I&N Women: Christa

"I have a child who I'd had before starting my BPTC and completed the course when she was very young. I was also living 200 miles away from my family and therefore no family based childcare to rely on. I have remained in the same area for pupillage.
I was halfway through pupillage when lockdown started and so heading into my practising six months. The schools closed the week before lockdown and therefore I had to request from my clerk and supervisor (who are amazingly supportive) that I work from home before we knew the lockdown would start. I was non-practising at this stage and so was set a number of written tasks to get me through the first week whilst we worked out what the courts were going to do. 
My partner (daughters father) was still in work that week, with his hours being 6am to 5pm. I was therefore trying to home school a 6 year old as well as drafting work. It was a very stressful first week of lockdown!
My partner was then furloughed at the end of the first week and so was now home which I thought would have made it easier, but he has dyslexia and therefore struggled greatly to home school. I then took back on this role to make sure she kept up with her work whilst also keeping up with my own work.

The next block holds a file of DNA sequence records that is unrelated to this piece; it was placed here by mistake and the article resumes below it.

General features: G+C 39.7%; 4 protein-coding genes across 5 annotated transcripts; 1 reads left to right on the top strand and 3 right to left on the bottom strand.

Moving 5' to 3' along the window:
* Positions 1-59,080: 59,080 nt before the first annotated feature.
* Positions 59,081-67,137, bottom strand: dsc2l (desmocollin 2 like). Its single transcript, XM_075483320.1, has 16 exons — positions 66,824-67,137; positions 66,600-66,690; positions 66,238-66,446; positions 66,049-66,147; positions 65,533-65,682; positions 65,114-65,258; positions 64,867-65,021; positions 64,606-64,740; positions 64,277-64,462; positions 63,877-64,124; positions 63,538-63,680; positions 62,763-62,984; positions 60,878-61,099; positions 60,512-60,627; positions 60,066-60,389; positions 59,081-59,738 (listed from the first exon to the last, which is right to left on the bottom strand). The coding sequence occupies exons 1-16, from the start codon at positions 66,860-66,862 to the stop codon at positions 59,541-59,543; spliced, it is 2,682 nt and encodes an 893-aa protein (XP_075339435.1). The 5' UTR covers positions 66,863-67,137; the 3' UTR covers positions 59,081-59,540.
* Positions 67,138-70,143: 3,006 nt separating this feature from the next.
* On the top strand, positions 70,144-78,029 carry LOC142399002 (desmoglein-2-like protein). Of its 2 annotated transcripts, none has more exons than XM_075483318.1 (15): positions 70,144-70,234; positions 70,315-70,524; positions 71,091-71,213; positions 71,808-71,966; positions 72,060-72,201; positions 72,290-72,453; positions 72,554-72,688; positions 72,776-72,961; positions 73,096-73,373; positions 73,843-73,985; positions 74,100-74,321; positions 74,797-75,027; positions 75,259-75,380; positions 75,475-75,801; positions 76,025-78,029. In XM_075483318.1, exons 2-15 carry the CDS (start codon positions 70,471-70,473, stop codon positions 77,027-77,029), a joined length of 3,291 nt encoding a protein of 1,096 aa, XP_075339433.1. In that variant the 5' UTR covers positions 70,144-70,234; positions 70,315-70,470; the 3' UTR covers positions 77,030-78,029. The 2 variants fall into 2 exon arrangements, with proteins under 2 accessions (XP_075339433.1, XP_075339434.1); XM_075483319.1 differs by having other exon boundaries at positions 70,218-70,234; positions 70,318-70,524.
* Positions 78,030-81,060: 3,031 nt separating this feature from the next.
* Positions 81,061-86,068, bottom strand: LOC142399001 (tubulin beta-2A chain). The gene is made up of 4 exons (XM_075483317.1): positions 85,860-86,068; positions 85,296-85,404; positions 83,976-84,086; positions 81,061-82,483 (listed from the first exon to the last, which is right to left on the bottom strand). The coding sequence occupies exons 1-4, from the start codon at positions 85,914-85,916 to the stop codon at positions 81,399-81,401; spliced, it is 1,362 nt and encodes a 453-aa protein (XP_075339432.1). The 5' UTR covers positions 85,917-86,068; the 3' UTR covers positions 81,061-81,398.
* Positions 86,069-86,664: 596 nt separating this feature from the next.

My partner is still on furlough but his work need him back or he may be made redundant however he cannot go back to work until we can find summer holiday childcare. I am doing remote hearings frequently and so she would be unoccupied in the house if we cannot find childcare. Our usual summer holiday childcare provider is not currently open as they run out of a school and our parents are unable to have her for extended periods.
The idea of extended court hours is terrifying. Our childminder during school term only works until 6pm and the breakfast club at school only opens at 8am. My partner works 6am to 5pm and so can usually make it back to collect her from our childminder. The problem is more with the mornings, it would take until past 9am to get to my closest major courts when dropping her off in the morning. I therefore wouldn't be able to get to court early enough. When we heard of the consideration for extended hours, we discussed my partner, who is currently our highest income, leaving his job to be a stay at home dad in the hope I can earn enough to support our household alone. I'm currently working until 9/10pm already as it is so I couldn't imagine how much barristers would need to work if there were additional court hours to take into consideration."
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